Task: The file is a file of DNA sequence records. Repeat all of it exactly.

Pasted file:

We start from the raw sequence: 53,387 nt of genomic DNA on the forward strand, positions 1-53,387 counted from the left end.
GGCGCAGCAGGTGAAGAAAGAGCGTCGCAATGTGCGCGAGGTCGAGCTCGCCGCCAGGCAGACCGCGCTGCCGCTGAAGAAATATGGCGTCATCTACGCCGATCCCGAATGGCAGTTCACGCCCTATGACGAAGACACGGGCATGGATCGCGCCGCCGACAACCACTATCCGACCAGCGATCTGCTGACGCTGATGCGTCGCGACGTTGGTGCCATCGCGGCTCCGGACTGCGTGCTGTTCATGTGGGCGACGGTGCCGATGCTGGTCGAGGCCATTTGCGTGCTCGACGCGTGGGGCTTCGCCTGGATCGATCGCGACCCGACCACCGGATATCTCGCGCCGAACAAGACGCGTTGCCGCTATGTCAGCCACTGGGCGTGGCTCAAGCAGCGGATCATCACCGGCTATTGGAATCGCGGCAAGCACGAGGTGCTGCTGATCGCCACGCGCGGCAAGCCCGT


We start from the raw sequence: 53,387 nt of genomic DNA on the forward strand, positions 1-53,387 counted from the left end.
GGCGCAGCAGGTGAAGAAAGAGCGTCGCAATGTGCGCGAGGTCGAGCTCGCCGCCAGGCAGACCGCGCTGCCGCTGAAGAAATATGGCGTCATCTACGCCGATCCCGAATGGCAGTTCACGCCCTATGACGAAGACACGGGCATGGATCGCGCCGCCGACAACCACTATCCGACCAGCGATCTGCTGACGCTGATGCGTCGCGACGTTGGTGCCATCGCGGCTCCGGACTGCGTGCTGTTCATGTGGGCGACGGTGCCGATGCTGGTCGAGGCCATTTGCGTGCTCGACGCGTGGGGCTTCGCCTGGATCGATCGCGACCCGACCACCGGATATCTCGCGCCGAACAAGACGCGTTGCCGCTATGTCAGCCACTGGGCGTGGCTCAAGCAGCGGATCATCACCGGCTATTGGAATCGCGGCAAGCACGAGGTGCTGCTGATCGCCACGCGCGGCAAGCCCGT